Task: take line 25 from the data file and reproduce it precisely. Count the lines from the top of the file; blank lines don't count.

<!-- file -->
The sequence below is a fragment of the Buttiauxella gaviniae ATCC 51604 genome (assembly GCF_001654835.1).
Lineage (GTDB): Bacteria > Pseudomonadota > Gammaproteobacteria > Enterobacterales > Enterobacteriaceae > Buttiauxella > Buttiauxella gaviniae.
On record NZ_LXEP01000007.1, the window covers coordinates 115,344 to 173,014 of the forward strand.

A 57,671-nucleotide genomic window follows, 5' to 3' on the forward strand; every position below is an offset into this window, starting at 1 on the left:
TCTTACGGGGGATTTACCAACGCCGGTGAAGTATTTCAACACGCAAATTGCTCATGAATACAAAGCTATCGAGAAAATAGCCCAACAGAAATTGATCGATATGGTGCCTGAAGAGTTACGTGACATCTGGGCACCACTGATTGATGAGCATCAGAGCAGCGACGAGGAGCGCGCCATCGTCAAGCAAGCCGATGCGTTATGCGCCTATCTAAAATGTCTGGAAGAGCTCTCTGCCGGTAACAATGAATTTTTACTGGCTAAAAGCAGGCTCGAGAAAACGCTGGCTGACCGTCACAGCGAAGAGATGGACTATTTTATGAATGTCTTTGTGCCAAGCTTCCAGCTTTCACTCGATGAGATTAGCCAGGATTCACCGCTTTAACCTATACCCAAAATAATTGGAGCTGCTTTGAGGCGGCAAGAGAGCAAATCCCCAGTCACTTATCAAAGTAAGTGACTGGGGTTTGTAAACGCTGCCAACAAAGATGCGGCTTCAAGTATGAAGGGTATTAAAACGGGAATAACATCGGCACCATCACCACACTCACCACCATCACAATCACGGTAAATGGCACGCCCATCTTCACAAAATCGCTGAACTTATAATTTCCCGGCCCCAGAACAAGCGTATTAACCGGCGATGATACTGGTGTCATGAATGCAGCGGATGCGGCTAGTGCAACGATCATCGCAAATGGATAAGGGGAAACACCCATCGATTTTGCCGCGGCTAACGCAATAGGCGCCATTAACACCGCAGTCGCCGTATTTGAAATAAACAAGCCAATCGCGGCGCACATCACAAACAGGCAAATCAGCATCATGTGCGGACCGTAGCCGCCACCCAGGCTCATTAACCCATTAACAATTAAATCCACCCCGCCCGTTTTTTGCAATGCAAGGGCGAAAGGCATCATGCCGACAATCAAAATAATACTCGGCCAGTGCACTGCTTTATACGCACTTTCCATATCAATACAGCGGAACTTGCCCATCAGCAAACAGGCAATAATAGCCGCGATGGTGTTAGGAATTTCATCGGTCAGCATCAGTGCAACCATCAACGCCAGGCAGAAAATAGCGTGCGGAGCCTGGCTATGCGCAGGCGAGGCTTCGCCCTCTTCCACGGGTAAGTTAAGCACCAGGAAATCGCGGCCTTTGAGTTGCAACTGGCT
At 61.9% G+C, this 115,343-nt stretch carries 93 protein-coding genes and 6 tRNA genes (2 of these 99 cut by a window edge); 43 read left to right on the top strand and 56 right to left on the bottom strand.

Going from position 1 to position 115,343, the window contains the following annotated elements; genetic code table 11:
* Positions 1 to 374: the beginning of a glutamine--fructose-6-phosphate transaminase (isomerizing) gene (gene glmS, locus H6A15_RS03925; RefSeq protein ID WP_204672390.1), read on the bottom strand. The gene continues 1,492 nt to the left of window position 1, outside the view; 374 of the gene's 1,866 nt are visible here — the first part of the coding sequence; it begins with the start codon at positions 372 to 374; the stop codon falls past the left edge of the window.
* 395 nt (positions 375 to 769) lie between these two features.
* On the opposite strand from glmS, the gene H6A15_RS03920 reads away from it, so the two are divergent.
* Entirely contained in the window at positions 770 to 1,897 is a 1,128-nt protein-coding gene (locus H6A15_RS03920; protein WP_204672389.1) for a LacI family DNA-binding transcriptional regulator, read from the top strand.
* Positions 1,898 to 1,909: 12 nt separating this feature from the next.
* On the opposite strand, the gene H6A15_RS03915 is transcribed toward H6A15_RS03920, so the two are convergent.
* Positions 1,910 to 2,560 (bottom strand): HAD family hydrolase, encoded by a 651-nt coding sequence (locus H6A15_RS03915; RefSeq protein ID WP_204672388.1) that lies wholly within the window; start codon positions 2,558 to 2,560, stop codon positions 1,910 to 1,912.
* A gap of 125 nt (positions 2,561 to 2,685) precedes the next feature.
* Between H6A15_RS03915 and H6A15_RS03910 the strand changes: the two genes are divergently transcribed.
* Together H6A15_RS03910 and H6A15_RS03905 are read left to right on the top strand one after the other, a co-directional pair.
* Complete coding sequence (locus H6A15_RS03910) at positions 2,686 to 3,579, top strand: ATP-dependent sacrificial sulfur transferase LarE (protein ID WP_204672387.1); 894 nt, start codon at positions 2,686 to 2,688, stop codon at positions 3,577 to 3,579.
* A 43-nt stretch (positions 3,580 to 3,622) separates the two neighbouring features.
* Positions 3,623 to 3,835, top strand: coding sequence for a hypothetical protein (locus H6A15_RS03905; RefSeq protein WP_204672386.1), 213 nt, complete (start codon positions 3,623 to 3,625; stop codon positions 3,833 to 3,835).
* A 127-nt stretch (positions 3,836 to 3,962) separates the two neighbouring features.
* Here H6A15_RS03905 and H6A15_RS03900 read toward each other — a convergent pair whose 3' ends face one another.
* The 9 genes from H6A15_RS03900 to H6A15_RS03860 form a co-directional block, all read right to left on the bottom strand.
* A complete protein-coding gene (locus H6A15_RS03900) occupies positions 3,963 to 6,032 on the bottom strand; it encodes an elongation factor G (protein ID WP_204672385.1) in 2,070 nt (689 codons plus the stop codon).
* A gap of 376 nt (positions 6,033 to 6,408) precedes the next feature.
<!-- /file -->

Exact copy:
* A gap of 376 nt (positions 6,033 to 6,408) precedes the next feature.